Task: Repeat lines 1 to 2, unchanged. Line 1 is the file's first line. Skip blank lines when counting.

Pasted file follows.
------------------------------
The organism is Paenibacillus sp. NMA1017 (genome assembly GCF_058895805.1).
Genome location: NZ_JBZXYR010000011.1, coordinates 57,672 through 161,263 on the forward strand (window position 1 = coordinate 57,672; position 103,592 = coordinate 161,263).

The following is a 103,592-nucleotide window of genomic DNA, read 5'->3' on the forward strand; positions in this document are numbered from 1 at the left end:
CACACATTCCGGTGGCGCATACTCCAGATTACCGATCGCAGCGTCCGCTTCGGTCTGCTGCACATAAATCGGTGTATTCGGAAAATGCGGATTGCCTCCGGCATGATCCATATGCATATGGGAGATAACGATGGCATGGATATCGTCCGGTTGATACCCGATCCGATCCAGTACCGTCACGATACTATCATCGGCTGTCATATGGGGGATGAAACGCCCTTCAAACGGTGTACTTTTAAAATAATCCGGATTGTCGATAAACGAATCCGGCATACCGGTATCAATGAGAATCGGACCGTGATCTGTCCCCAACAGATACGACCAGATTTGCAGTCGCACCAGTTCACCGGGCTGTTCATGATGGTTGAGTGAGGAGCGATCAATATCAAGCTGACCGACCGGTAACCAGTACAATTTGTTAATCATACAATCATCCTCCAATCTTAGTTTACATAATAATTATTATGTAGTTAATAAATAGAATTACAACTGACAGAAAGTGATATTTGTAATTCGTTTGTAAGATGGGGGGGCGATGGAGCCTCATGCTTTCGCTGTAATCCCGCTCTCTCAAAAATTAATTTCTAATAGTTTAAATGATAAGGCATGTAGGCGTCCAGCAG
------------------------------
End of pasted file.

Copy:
The organism is Paenibacillus sp. NMA1017 (genome assembly GCF_058895805.1).
Genome location: NZ_JBZXYR010000011.1, coordinates 57,672 through 161,263 on the forward strand (window position 1 = coordinate 57,672; position 103,592 = coordinate 161,263).